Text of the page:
Along The Trail 10-26-17


Autumn seems to have been a long time coming this year, but fall has finally made its appearance dressed in her best.

In the past few days, the maples have caught fire in crimson, orange and yellow. Poplars that haven’t shed their leaves are doing their level best to compete for best in show with vivid, day glow yellows. The floor of the woods is littered with fallen leaves and the cool mornings add to the autumn flavor.

I love this time of year, not only for the opportunity to hunt and hopefully take a deer, but just to be among the trees during the most scenic of seasons.

The sights and smell of the autumn woods breathes life back into me each time I step through the tree line. It’s hard to describe, but I can almost feel a physical change. I breath deep, my chest rises and falls as I absorb the smell of the woods. The breeze rattles the leaves, a few drifting down to the ground. Squirrels race, gathering food for the coming cold, skittering through the dead leaves and hopping from one limb to another. My pulse slows and my heart rate drops a tick or two as the woods works its magic and I feel a sense of peace and relaxation that I can find nowhere else.

Once in my stand, the woods settle again and my presence becomes part of the landscape. Songbirds go about their way, chirping and singing. A woodpecker beats against the trunk of dead ash, echoing across the holler. Crows call to one another…

Leaves rustle behind my spot and my hand tenses the bow string, but it’s only a gray squirrel collecting an acorn. The little rodent jumps on a rotten log and commences to chewing his prize making short work of the nut with his sharp incisors. Squirrel isn’t on the schedule today and I enjoy watching the little fellow.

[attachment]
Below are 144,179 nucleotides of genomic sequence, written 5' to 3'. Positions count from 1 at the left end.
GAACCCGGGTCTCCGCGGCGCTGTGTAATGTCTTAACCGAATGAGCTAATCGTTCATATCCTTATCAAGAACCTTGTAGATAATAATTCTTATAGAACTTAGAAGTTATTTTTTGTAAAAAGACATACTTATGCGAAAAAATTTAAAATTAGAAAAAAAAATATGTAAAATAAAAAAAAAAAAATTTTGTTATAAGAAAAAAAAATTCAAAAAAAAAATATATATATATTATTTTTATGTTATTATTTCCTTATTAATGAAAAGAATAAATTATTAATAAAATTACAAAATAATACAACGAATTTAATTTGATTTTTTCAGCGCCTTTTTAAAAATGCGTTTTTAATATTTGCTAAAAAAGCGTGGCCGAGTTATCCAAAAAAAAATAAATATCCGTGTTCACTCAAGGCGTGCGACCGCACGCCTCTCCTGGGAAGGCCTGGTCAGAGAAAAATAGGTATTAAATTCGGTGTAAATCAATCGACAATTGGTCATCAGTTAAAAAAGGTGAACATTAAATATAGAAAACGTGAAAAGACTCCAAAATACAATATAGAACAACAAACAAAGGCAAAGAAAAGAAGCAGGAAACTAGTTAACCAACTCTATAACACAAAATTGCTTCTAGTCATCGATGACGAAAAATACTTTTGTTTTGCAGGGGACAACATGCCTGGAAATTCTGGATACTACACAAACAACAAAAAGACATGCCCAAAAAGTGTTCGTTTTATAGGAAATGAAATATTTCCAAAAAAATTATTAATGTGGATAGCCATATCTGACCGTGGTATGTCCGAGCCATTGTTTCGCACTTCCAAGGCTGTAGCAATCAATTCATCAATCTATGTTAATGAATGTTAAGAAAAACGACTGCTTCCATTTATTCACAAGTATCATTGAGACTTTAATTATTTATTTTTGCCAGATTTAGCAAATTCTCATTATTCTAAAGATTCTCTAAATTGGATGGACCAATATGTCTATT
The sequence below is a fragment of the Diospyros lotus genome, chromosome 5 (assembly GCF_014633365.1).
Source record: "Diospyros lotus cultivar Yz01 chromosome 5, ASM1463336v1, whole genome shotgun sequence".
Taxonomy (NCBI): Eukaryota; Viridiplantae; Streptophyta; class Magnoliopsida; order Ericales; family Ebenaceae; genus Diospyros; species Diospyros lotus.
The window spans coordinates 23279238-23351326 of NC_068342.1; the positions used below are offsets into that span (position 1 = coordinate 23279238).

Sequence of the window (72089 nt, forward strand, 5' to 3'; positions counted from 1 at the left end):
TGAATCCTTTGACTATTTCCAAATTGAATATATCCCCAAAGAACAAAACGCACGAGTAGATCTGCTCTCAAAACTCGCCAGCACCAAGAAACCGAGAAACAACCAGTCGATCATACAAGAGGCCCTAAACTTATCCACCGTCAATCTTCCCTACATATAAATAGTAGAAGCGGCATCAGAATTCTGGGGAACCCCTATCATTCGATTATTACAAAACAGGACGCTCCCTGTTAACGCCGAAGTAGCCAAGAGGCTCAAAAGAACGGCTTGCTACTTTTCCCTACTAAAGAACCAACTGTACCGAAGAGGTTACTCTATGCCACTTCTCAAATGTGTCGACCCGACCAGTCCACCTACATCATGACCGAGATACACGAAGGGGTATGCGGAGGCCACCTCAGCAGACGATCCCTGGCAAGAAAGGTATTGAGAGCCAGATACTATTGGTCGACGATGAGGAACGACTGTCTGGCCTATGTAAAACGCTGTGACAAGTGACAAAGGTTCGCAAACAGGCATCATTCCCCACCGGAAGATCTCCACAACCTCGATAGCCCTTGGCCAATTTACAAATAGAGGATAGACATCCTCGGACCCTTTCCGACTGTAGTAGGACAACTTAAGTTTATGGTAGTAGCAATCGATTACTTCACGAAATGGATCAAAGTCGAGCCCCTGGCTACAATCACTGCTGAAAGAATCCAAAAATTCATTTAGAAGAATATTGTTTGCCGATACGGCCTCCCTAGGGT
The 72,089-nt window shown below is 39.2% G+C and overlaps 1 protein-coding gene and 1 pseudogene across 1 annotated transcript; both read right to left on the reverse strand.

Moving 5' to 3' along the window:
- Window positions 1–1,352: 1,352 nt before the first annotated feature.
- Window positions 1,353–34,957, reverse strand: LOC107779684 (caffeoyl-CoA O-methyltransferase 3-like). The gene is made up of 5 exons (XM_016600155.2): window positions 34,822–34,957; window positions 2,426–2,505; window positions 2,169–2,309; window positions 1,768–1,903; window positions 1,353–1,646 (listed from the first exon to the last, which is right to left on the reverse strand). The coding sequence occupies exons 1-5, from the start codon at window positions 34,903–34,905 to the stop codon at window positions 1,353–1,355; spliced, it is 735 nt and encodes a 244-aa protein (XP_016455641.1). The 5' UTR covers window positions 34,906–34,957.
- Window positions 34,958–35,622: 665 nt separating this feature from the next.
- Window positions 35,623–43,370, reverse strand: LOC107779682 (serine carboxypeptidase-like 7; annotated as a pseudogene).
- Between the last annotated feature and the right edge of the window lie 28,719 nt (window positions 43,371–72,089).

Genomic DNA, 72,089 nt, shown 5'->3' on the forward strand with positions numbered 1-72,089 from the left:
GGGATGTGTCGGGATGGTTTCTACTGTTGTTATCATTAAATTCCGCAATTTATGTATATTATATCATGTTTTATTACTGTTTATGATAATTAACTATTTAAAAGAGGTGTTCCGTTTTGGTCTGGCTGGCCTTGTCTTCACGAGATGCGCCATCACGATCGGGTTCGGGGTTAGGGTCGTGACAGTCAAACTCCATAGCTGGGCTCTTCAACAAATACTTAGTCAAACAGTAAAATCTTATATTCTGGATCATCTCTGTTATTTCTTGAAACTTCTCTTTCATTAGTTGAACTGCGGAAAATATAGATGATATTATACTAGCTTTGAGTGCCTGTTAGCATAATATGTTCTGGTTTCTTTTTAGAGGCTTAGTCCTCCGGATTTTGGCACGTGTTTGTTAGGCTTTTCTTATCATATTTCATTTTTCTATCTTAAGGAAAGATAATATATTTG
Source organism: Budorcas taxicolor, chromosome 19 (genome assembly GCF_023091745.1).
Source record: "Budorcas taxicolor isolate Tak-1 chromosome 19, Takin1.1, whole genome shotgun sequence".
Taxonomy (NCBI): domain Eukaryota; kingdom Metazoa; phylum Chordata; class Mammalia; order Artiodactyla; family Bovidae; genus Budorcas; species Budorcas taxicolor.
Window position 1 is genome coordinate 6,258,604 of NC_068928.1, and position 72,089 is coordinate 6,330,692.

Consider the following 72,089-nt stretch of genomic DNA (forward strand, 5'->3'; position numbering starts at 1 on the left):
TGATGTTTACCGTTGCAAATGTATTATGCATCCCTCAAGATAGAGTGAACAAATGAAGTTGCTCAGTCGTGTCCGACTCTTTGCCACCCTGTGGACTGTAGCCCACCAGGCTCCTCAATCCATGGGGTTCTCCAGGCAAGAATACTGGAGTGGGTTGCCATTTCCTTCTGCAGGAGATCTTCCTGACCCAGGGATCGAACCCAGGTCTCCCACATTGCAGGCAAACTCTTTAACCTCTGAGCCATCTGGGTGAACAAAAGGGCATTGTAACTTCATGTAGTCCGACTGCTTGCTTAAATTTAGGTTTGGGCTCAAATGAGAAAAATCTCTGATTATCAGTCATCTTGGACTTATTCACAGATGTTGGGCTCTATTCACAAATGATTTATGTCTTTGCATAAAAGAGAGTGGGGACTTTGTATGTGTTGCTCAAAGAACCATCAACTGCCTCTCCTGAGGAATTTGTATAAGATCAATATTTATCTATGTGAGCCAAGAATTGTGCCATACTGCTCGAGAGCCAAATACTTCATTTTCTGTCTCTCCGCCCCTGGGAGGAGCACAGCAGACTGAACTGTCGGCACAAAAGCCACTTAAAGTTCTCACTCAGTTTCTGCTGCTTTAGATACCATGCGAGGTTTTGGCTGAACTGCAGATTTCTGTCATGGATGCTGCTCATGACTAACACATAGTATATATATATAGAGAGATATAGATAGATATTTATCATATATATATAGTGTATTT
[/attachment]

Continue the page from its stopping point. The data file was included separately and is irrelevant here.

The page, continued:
A couple hours into my watch has passed and I’ve seen a handful of deer, but none close enough to venture a shot or even get my heart pounding, but I’m still grateful to be here. A quick check of the time, an hour left before I have to leave this sanctuary and go back to reality. The sound of nails digging into tree bark catches my attention. Straight in front of me, I spy a critter on the side of a massive cherry tree. Chocolate brown, almost black, the slinky form of a mink shows himself. In all my years of hunting and being in the woods, I have never seen a mink climb straight up a tree trunk, but there he was. As confident a climber as the squirrel he had his eye on. The old mink intended to make a meal of the bushy tail! But, Mr. Squirrel was having none of it and leaped to another tree and made his escape.

The discouraged mink turned and snaked his way back down the side of the cherry trunk, from at least 25 feet up. Once the old boy hit the ground, he continued to hunt, but every squirrel in the woods was aware of him as they all barked and screamed their warnings to each other. A squirrel meal was going to off the menu for the mink this morning.

I shared my condolences with my fellow hunter, for I too have had plenty of hunts that have ended without a meal being made.

I packed up my hunting gear and slipped out of the woods. I never had a chance at a deer this morning and came home empty handed, but seeing the mink and his failed hunt just reminded me of the real reason I do this…it’s not the meat or the antlers, it’s the fact that I get to be witness to a show that’s better than anything on television and occasionally, I get to play a part in that show.

– David Hewitt